A recent Ad Age article on Jonny Bauer, global head of brand strategy and transformation at Blackstone a huge private equity firm, was quoted as saying:
“We don’t think of a brand as your identity or your name,” Instead, a brand is really the product of strategy and purpose “to define the existence of why this company exists.”
While I agree with the first part of the statement, I take issue with latter part, it “defines the existence of why the company exists.”
Mr. Bauer and Blackstone see branding much the way I do, as business strategy. When he is allowed in the C-suite of companies, not just relegated to CMOs, he is learning about all the business factors contributing to success: debt, legal, assets, culture, supply chain and purchase context. When designing brand strategy, all these things must be accounted for. The brand claim needs to speak to most everything. As must the proof planks (the science groupings supporting the claim.) This ain’t no disco. This ain’t no fooling around.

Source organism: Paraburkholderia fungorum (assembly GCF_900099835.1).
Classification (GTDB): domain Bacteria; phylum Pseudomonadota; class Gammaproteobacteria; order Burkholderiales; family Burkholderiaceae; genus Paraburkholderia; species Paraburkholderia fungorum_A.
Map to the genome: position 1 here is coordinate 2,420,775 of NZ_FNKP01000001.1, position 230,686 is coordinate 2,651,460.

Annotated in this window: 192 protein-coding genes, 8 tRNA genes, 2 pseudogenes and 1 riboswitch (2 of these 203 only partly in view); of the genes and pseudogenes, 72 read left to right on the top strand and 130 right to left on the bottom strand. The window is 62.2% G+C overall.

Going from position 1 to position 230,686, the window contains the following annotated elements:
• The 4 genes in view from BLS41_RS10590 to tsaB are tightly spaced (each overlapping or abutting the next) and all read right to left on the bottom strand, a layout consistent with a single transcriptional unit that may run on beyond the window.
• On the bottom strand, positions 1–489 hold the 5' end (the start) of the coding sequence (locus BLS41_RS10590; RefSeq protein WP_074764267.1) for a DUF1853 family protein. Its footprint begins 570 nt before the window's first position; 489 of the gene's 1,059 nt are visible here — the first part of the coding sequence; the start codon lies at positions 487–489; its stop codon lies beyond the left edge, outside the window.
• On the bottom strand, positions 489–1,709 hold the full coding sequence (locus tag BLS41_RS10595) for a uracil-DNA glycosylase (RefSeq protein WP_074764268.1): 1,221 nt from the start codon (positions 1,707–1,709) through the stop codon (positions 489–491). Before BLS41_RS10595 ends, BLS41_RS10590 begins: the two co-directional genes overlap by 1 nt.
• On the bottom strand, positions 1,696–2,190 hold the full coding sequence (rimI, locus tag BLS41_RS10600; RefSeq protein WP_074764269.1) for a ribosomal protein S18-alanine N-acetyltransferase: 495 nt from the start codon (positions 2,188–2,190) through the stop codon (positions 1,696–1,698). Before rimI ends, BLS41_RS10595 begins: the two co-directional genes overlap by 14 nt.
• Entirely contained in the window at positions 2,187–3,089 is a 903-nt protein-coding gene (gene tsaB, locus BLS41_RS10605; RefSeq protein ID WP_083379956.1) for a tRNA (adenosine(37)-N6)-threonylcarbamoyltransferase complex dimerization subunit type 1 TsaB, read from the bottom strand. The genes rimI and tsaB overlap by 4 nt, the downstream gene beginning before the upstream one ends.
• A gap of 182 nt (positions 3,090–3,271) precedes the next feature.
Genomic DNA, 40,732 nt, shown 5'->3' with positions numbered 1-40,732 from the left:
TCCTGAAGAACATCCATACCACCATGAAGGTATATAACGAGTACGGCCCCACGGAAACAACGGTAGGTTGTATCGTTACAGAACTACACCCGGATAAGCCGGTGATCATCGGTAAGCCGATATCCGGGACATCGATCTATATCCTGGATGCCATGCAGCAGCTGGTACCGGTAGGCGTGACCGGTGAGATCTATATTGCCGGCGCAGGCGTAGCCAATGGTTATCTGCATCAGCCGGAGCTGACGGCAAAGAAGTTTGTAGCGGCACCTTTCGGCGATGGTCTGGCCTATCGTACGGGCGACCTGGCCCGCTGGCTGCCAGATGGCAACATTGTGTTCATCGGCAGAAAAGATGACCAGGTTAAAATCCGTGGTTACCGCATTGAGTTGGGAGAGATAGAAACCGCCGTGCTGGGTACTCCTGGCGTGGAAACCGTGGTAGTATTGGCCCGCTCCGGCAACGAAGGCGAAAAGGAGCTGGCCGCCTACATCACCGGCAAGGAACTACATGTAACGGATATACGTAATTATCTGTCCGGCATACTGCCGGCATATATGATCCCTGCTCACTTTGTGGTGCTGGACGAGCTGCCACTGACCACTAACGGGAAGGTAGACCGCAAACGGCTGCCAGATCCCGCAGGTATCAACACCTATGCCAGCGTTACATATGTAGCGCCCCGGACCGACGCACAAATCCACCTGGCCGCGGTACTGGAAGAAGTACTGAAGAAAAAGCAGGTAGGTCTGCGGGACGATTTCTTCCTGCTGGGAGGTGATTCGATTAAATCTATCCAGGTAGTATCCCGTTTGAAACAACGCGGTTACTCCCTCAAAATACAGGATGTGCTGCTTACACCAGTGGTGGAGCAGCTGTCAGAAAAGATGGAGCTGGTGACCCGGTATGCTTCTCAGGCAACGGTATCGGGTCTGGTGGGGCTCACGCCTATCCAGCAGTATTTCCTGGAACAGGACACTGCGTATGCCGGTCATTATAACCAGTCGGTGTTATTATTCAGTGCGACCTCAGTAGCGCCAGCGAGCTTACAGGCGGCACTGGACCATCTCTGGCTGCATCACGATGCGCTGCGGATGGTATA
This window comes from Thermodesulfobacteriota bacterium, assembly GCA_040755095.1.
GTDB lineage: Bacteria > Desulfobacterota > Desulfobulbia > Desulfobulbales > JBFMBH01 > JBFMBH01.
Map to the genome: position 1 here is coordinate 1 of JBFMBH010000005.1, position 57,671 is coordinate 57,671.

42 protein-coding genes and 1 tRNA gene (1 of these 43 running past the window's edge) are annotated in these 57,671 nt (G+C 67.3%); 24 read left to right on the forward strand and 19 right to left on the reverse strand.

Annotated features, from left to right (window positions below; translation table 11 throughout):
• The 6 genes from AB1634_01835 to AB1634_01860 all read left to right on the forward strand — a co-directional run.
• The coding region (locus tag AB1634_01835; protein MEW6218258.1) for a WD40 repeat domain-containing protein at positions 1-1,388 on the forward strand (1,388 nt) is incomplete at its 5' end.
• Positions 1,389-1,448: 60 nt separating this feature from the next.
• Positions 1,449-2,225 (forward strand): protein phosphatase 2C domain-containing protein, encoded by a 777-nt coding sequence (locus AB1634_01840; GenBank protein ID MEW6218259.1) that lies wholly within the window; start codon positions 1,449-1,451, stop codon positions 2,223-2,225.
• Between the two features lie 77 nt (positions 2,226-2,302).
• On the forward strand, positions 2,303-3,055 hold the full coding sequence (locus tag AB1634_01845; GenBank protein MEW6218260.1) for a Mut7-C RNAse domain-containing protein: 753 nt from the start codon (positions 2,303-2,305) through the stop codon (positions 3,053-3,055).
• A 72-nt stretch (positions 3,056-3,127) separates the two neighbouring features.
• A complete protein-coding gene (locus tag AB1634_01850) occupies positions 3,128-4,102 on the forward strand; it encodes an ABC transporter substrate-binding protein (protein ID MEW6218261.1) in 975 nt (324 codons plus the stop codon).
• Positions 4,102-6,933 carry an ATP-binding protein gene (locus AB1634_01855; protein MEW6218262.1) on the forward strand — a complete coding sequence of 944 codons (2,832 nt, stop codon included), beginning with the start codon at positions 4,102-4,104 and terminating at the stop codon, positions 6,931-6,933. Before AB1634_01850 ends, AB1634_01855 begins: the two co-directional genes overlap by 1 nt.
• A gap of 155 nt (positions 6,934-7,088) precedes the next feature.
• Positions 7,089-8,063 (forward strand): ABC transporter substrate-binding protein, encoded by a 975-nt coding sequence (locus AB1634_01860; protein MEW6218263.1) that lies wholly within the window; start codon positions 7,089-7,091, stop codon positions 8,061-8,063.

A lot of people may agree they want “happiness” when they buy a Coke, but they really want “refreshment.”
All this talk about brand purpose and brand intention is silly. Those are outcomes of good commercial branding. If you want to be intentional, go the non-profit route.
Blackstone and Mr. Bauer get the fact that good branding is the best way to get good marketing. And good marketing (all four Ps) begets good sales. And it starts with strategy. Brand strategy. Tied to business strategy. I deal in customer care-abouts and brand good ats. Not intentions.